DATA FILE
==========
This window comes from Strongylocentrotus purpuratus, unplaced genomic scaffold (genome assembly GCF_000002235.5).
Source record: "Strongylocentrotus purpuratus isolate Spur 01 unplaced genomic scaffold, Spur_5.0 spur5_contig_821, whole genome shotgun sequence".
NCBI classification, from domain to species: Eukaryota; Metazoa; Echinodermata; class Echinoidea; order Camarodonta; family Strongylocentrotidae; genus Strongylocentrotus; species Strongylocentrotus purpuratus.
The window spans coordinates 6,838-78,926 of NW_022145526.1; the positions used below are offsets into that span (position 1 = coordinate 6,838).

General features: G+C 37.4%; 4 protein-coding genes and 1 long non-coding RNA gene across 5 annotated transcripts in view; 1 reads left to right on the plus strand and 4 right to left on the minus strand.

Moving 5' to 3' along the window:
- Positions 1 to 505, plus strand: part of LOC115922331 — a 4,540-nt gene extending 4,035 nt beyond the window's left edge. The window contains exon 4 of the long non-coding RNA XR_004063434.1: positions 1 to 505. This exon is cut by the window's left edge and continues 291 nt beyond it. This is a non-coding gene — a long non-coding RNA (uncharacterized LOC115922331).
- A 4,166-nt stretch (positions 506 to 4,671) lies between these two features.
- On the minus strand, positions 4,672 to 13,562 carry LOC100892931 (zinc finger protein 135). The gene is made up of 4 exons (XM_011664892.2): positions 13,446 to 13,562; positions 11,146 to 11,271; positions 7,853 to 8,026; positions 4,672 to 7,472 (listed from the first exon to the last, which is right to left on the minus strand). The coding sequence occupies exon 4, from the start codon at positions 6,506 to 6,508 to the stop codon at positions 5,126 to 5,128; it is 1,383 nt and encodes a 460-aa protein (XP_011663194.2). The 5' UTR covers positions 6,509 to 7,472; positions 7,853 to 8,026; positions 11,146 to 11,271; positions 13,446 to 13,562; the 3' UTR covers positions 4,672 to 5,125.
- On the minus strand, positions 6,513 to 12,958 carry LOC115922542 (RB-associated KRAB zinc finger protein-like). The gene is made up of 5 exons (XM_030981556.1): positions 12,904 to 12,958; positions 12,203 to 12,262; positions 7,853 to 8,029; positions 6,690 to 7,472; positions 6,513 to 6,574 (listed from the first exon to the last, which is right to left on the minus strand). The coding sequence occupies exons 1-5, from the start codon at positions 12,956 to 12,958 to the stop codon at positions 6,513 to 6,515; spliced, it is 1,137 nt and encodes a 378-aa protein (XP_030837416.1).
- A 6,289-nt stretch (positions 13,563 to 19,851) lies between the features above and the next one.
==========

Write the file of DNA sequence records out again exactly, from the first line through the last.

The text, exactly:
This window comes from Strongylocentrotus purpuratus, unplaced genomic scaffold (genome assembly GCF_000002235.5).
Source record: "Strongylocentrotus purpuratus isolate Spur 01 unplaced genomic scaffold, Spur_5.0 spur5_contig_821, whole genome shotgun sequence".
NCBI classification, from domain to species: Eukaryota; Metazoa; Echinodermata; class Echinoidea; order Camarodonta; family Strongylocentrotidae; genus Strongylocentrotus; species Strongylocentrotus purpuratus.
The window spans coordinates 6,838-78,926 of NW_022145526.1; the positions used below are offsets into that span (position 1 = coordinate 6,838).

General features: G+C 37.4%; 4 protein-coding genes and 1 long non-coding RNA gene across 5 annotated transcripts in view; 1 reads left to right on the plus strand and 4 right to left on the minus strand.

Moving 5' to 3' along the window:
- Positions 1 to 505, plus strand: part of LOC115922331 — a 4,540-nt gene extending 4,035 nt beyond the window's left edge. The window contains exon 4 of the long non-coding RNA XR_004063434.1: positions 1 to 505. This exon is cut by the window's left edge and continues 291 nt beyond it. This is a non-coding gene — a long non-coding RNA (uncharacterized LOC115922331).
- A 4,166-nt stretch (positions 506 to 4,671) lies between these two features.
- On the minus strand, positions 4,672 to 13,562 carry LOC100892931 (zinc finger protein 135). The gene is made up of 4 exons (XM_011664892.2): positions 13,446 to 13,562; positions 11,146 to 11,271; positions 7,853 to 8,026; positions 4,672 to 7,472 (listed from the first exon to the last, which is right to left on the minus strand). The coding sequence occupies exon 4, from the start codon at positions 6,506 to 6,508 to the stop codon at positions 5,126 to 5,128; it is 1,383 nt and encodes a 460-aa protein (XP_011663194.2). The 5' UTR covers positions 6,509 to 7,472; positions 7,853 to 8,026; positions 11,146 to 11,271; positions 13,446 to 13,562; the 3' UTR covers positions 4,672 to 5,125.
- On the minus strand, positions 6,513 to 12,958 carry LOC115922542 (RB-associated KRAB zinc finger protein-like). The gene is made up of 5 exons (XM_030981556.1): positions 12,904 to 12,958; positions 12,203 to 12,262; positions 7,853 to 8,029; positions 6,690 to 7,472; positions 6,513 to 6,574 (listed from the first exon to the last, which is right to left on the minus strand). The coding sequence occupies exons 1-5, from the start codon at positions 12,956 to 12,958 to the stop codon at positions 6,513 to 6,515; spliced, it is 1,137 nt and encodes a 378-aa protein (XP_030837416.1).
- A 6,289-nt stretch (positions 13,563 to 19,851) lies between the features above and the next one.